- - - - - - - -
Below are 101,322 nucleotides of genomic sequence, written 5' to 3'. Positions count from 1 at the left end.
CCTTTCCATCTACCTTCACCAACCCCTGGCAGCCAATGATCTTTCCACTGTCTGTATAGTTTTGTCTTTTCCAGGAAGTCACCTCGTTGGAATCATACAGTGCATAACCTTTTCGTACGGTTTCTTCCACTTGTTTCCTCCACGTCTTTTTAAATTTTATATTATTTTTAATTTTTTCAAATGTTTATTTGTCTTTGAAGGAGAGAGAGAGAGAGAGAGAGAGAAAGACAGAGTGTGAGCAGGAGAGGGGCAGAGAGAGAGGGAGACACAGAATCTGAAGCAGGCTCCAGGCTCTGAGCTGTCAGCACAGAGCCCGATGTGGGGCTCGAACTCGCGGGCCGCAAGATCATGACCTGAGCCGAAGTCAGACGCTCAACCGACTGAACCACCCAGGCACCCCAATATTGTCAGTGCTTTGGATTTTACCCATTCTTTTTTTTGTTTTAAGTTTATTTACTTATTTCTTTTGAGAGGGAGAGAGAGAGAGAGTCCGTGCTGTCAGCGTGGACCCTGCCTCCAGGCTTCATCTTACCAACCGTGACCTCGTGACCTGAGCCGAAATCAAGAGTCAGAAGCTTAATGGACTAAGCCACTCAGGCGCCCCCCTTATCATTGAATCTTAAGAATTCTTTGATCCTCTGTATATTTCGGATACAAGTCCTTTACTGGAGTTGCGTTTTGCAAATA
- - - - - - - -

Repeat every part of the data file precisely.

Below are 101,322 nucleotides of genomic sequence, written 5' to 3'. Positions count from 1 at the left end.
CCTTTCCATCTACCTTCACCAACCCCTGGCAGCCAATGATCTTTCCACTGTCTGTATAGTTTTGTCTTTTCCAGGAAGTCACCTCGTTGGAATCATACAGTGCATAACCTTTTCGTACGGTTTCTTCCACTTGTTTCCTCCACGTCTTTTTAAATTTTATATTATTTTTAATTTTTTCAAATGTTTATTTGTCTTTGAAGGAGAGAGAGAGAGAGAGAGAGAGAAAGACAGAGTGTGAGCAGGAGAGGGGCAGAGAGAGAGGGAGACACAGAATCTGAAGCAGGCTCCAGGCTCTGAGCTGTCAGCACAGAGCCCGATGTGGGGCTCGAACTCGCGGGCCGCAAGATCATGACCTGAGCCGAAGTCAGACGCTCAACCGACTGAACCACCCAGGCACCCCAATATTGTCAGTGCTTTGGATTTTACCCATTCTTTTTTTTGTTTTAAGTTTATTTACTTATTTCTTTTGAGAGGGAGAGAGAGAGAGAGTCCGTGCTGTCAGCGTGGACCCTGCCTCCAGGCTTCATCTTACCAACCGTGACCTCGTGACCTGAGCCGAAATCAAGAGTCAGAAGCTTAATGGACTAAGCCACTCAGGCGCCCCCCTTATCATTGAATCTTAAGAATTCTTTGATCCTCTGTATATTTCGGATACAAGTCCTTTACTGGAGTTGCGTTTTGCAAATA